2.50
Hdl Handle:
http://hdl.handle.net/10755/159350
Type:
Presentation
Title:
Dealing with a Merger: The Experience of Long-Term Care Staff
Abstract:
Dealing with a Merger: The Experience of Long-Term Care Staff
Conference Sponsor:Midwest Nursing Research Society
Conference Year:2003
Author:Gaspar, Phyllis
Contact Address:Nursing, PO Box 5838, Stark Hall, Winona, MN, 55987, USA
Co-Authors:Susanne Smith; Linda Reveling Smith; Timothy Gaspar
Economic conditions have increased the occurrence of long-term care (LTC) facility mergers. Processes to facilitate the merger have not been studied. The aim of this study was to describe the staff experience during and after the merger of two LTC facilities. Lewin’s theory of planned change served as a framework for the study. Data were collected from monthly focus groups comprised of staff from the two LTC facilities held over four months during the merger process and four months later. The composition of the focus groups varied from 3 to 12 staff participants representing various departments. Data were reviewed and common themes identified. A follow-up meeting allowed members to review data accuracy and discusses reactions to the actual move. The Minnesota Job Satisfaction Questionnaire (MSQ) short form was administered just prior to the merger (N=52) and one year later (N=22). Pre and post comparisons were computed for group data. Themes identified reflected an experience of loss and change with expressions of anger, powerlessness, betrayal, uncertainty and sadness as well as hope and challenge. Continuous communication and involvement in the decision making process by all staff were identified as facilitating the merger process. Staff integration was occurring and new identity was being established. MSQ data indicated average level of job satisfaction with no significant difference in mean scores on the 3 subscales (general, intrinsic, and extrinsic) from pre-merger to one year follow-up. Lowest scores were in the extrinsic area reflective of the data from the focus groups. Recommendations to facilitate the merger process based on the data are: 1) Provide timely and consistent information, 2) Facilitate grieving process, 3) Work to develop a new identity separate from the previous facilities yet incorporate unique characteristics of each. A model for facilitating the merger process of LTC facilitates will be presented. AN: MN030119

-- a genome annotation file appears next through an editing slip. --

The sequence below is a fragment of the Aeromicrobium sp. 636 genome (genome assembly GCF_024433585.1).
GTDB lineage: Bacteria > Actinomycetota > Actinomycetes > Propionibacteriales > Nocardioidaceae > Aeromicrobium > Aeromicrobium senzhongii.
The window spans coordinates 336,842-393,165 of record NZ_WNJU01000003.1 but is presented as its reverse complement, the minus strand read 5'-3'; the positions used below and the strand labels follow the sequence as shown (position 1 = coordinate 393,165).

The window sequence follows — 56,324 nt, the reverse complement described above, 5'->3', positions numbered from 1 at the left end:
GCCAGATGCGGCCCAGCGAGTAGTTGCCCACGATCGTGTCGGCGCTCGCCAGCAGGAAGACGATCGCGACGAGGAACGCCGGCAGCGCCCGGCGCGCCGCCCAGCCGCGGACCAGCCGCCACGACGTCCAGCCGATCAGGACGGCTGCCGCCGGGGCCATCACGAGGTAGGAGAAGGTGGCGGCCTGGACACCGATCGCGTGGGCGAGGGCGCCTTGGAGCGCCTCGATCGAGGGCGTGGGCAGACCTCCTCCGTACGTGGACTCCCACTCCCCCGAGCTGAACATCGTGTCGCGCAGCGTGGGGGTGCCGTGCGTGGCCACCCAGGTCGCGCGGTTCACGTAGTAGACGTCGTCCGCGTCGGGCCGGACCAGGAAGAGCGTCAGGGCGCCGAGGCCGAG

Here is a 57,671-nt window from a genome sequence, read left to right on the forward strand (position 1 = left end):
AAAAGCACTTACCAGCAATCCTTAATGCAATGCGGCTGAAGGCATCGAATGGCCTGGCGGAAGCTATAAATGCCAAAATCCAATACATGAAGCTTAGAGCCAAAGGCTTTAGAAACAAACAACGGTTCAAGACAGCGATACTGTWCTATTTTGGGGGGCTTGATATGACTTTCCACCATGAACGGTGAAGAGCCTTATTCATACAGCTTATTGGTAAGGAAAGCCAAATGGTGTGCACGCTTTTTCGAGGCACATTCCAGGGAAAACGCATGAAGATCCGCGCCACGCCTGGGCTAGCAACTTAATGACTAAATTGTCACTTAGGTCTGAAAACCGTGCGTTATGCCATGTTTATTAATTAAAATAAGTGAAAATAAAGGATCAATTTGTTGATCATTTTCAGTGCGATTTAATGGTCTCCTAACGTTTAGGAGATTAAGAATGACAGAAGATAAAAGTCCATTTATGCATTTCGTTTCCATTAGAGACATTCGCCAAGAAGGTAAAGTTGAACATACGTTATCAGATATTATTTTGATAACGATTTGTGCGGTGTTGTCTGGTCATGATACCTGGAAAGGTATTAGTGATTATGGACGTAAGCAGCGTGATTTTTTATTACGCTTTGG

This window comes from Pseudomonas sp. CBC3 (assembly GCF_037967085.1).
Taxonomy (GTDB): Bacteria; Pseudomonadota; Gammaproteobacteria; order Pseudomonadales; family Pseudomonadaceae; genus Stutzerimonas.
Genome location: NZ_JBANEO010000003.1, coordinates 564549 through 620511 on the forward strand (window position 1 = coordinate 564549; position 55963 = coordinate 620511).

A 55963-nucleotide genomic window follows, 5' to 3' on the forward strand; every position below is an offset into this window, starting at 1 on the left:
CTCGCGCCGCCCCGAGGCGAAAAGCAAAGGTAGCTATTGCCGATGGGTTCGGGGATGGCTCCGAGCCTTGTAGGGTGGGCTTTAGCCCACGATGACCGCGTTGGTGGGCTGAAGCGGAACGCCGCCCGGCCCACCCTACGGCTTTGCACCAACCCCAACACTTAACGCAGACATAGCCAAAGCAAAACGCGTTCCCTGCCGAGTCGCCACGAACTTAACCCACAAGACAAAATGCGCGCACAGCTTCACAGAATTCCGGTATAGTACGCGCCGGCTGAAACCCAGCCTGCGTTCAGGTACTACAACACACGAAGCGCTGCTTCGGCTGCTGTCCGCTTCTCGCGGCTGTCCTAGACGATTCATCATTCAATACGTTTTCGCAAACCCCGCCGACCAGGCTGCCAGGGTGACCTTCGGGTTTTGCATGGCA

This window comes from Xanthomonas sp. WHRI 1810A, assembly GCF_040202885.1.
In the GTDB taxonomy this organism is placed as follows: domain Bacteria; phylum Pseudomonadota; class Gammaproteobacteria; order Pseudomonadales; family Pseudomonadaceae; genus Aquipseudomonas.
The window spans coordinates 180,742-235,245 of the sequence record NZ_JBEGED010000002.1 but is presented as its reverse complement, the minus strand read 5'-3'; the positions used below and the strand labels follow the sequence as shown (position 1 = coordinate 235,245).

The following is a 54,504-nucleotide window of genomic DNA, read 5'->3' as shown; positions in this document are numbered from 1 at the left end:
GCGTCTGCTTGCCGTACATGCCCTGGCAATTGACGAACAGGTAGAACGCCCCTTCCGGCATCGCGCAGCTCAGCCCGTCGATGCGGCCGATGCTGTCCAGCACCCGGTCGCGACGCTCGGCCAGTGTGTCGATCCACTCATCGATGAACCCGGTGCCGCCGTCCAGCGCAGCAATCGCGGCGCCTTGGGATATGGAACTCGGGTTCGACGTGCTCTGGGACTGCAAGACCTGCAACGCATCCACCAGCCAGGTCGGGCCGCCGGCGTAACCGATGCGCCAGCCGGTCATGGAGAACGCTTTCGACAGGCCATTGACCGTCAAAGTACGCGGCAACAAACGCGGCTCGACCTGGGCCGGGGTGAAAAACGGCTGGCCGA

Repository Posting Date:
26-Oct-2011
Date of Publication:
17-Oct-2011
Sponsors:
Midwest Nursing Research Society

Full metadata record

DC FieldValue Language
dc.typePresentationen_GB
dc.titleDealing with a Merger: The Experience of Long-Term Care Staffen_GB
dc.identifier.urihttp://hdl.handle.net/10755/159350-
dc.description.abstract<table><tr><td colspan="2" class="item-title">Dealing with a Merger: The Experience of Long-Term Care Staff </td></tr><tr class="item-sponsor"><td class="label">Conference Sponsor:</td><td class="value">Midwest Nursing Research Society</td></tr><tr class="item-year"><td class="label">Conference Year:</td><td class="value">2003</td></tr><tr class="item-author"><td class="label">Author:</td><td class="value">Gaspar, Phyllis</td></tr><tr class="item-address"><td class="label">Contact Address:</td><td class="value">Nursing, PO Box 5838, Stark Hall, Winona, MN, 55987, USA</td></tr><tr class="item-co-authors"><td class="label">Co-Authors:</td><td class="value">Susanne Smith; Linda Reveling Smith; Timothy Gaspar</td></tr><tr><td colspan="2" class="item-abstract">Economic conditions have increased the occurrence of long-term care (LTC) facility mergers. Processes to facilitate the merger have not been studied. The aim of this study was to describe the staff experience during and after the merger of two LTC facilities. Lewin&rsquo;s theory of planned change served as a framework for the study. Data were collected from monthly focus groups comprised of staff from the two LTC facilities held over four months during the merger process and four months later. The composition of the focus groups varied from 3 to 12 staff participants representing various departments. Data were reviewed and common themes identified. A follow-up meeting allowed members to review data accuracy and discusses reactions to the actual move. The Minnesota Job Satisfaction Questionnaire (MSQ) short form was administered just prior to the merger (N=52) and one year later (N=22). Pre and post comparisons were computed for group data. Themes identified reflected an experience of loss and change with expressions of anger, powerlessness, betrayal, uncertainty and sadness as well as hope and challenge. Continuous communication and involvement in the decision making process by all staff were identified as facilitating the merger process. Staff integration was occurring and new identity was being established. MSQ data indicated average level of job satisfaction with no significant difference in mean scores on the 3 subscales (general, intrinsic, and extrinsic) from pre-merger to one year follow-up. Lowest scores were in the extrinsic area reflective of the data from the focus groups. Recommendations to facilitate the merger process based on the data are: 1) Provide timely and consistent information, 2) Facilitate grieving process, 3) Work to develop a new identity separate from the previous facilities yet incorporate unique characteristics of each. A model for facilitating the merger process of LTC facilitates will be presented. AN: MN030119 </td></tr></table>en_GB
dc.date.available2011-10-26T21:56:01Z-
dc.date.issued2011-10-17en_GB
dc.date.accessioned2011-10-26T21:56:01Z-
dc.description.sponsorshipMidwest Nursing Research Societyen_GB
All Items in this repository are protected by copyright, with all rights reserved, unless otherwise indicated.